I for one would be really pissed if they took away student evaluations. I don’t think there is any better way to gauge student experience than student evaluations.

  5. Anonymous

    1:33why do you think they’re not filled out honestly? even if you don’t take it seriously, please don’t project that lackadaisical attitude on others. i take evaluations extremely seriously, and most people i know do so as well. the truth is, that we are the ones taking the classes, not “administrative staff.” (who do you even mean? the deans? the deans don’t make hiring decisions, the decisions are made by department committees, aka other professors) also, sitting in on one class does not provide an accurate picture of a whole semester of learning. we are there every day. we deserve some say in who teaches us. use your privilege to make assessments of your professors wisely.

  6. Anonymous

    1:33
    why do you think they’re not filled out honestly? even if you don’t take it seriously, please don’t project that lackadaisical attitude on others. i take evaluations extremely seriously, and most people i know do so as well. the truth is, that we are the ones taking the classes, not “administrative staff.” (who do you even mean? the deans? the deans don’t make hiring decisions, the decisions are made by department committees, aka other professors) also, sitting in on one class does not provide an accurate picture of a whole semester of learning. we are there every day. we deserve some say in who teaches us. use your privilege to make assessments of your professors wisely.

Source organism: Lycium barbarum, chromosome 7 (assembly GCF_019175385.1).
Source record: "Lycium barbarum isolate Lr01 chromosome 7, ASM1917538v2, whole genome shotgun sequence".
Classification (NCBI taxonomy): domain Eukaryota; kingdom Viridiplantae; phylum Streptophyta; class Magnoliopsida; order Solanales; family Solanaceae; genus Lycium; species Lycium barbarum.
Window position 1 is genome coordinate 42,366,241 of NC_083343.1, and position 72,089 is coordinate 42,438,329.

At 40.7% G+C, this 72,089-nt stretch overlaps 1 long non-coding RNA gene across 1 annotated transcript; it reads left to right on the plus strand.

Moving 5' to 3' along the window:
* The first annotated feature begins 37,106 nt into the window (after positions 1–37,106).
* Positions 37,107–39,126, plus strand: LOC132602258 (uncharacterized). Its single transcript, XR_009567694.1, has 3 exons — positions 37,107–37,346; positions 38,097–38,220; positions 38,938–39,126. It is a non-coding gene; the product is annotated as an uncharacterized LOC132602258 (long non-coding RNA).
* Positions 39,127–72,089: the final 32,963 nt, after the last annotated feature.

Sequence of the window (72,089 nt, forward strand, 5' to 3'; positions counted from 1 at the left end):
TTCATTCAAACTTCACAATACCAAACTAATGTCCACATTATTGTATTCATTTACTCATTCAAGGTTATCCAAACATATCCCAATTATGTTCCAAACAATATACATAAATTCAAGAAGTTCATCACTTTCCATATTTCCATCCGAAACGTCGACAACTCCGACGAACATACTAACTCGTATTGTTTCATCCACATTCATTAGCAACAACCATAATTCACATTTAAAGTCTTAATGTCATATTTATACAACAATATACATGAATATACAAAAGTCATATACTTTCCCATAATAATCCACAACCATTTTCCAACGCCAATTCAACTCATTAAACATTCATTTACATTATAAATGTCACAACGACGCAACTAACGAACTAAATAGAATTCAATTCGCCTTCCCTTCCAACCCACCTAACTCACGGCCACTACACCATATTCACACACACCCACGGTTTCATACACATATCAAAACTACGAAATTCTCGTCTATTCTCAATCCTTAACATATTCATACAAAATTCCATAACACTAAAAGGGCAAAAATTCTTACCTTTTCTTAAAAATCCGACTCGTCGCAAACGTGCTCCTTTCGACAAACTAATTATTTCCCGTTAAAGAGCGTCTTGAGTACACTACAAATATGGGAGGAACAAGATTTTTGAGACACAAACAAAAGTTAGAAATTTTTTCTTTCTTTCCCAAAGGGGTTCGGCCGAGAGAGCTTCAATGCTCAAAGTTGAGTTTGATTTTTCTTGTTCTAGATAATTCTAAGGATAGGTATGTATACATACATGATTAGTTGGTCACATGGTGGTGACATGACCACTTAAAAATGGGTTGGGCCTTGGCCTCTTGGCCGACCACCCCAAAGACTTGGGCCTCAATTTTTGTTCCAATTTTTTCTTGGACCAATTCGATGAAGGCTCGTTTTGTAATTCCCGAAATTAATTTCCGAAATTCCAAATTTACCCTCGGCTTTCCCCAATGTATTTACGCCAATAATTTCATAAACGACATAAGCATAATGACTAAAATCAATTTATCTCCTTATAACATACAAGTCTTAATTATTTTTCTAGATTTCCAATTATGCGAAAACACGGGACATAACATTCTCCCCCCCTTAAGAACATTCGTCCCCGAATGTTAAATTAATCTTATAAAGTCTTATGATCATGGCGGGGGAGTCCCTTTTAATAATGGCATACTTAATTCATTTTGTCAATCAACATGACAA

7. spazeboy

    You could probably just use the text of your comment to fill in the blanks on the evaluation, and not suffer the consequence of delayed grade viewing while still effectively boycotting the system.

  8. spazeboy

    You could probably just use the text of your comment to fill in the blanks on the evaluation, and not suffer the consequence of delayed grade viewing while still effectively boycotting the system.

  9. Anonymous

    i’m boycotting this evaluation system. It’s a piece of junk. Why don’t they have any administrative staff sit in on classes? I heard the school bases most of the tenure decisions on these student evaluations which, in my experience, are almost never filled out in honesty. Their is a tendency to be nicer to the professor than he/she sometimes deserves. Students should not be in charge of this.I don’t like it

  10. Anonymous

    i’m boycotting this evaluation system. It’s a piece of junk. Why don’t they have any administrative staff sit in on classes? I heard the school bases most of the tenure decisions on these student evaluations which, in my experience, are almost never filled out in honesty. Their is a tendency to be nicer to the professor than he/she sometimes deserves. Students should not be in charge of this.

    I don’t like it